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Navigating Triangle Codes in Plastics Part 3

I know there’s a lot of information coming very quickly in this video. Let me know if it’s too much too fast. Rewatch it if you need to or catch the unabridged version that will be posted to YouTube after all 5 segments are released.

Part 3 of 5

Navigating Triangle Codes in Plastics

Phthalates are often added to PVC so it can leach out, and when it’s heated, it can off-gas nasty hydrochloric acid, which is a lung and mucous membrane irritant. And it’s one of only two codes that are not recyclable. So I’d say three is not for me.

Number four, LDPE, low-density polyethylene. Most cling wraps you’d use in the kitchen now use this rather than PVC, and it’s better. It’s used for plastic bags like dry cleaning bags, produce bags, bread bags, squeezable bottles like mustard and mayo, some indoor plumbing, and most bubble wrap. This one doesn’t handle heat well. It melts at about 120 degrees Fahrenheit. I would think that and its low density explain why it can still leach chemicals, but it’s better than most of the others. So low-density polyethylene, better. And this is the second code that is not recyclable. I’d give it just an okay status. Use when you can’t find a better alternative. Four, you can explore.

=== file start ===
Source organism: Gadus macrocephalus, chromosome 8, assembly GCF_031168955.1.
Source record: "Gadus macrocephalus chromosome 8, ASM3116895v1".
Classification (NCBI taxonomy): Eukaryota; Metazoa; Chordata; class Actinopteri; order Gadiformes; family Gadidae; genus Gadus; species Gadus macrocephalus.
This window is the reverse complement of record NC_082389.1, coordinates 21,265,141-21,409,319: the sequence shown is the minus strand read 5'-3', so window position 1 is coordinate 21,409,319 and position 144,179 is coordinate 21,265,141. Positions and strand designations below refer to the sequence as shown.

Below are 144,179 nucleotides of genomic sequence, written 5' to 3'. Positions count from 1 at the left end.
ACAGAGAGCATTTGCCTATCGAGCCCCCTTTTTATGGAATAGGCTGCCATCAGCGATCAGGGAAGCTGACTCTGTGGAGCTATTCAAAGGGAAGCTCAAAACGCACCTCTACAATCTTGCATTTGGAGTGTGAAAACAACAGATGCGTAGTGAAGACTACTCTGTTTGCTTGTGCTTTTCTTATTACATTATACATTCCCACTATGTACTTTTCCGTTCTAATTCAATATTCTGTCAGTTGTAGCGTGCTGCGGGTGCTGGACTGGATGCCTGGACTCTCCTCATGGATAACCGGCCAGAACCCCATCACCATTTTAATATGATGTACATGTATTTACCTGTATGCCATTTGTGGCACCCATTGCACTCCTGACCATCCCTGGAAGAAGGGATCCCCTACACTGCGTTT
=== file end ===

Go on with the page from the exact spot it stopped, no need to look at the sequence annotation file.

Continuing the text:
Number five, PP. This is polypropylene. If you have to use a plastic, this is the one to use. It’s in all kinds of toys, furniture, car parts, carpets, rugs, upholstery. They even make tableware and reusable kitchen containers. It’s lightweight, flexible, fairly strong, heat-resistant, up to about 320 degrees. Doesn’t leach chemicals unless phthalate is added, but it generally isn’t. So number five’s a qualified go.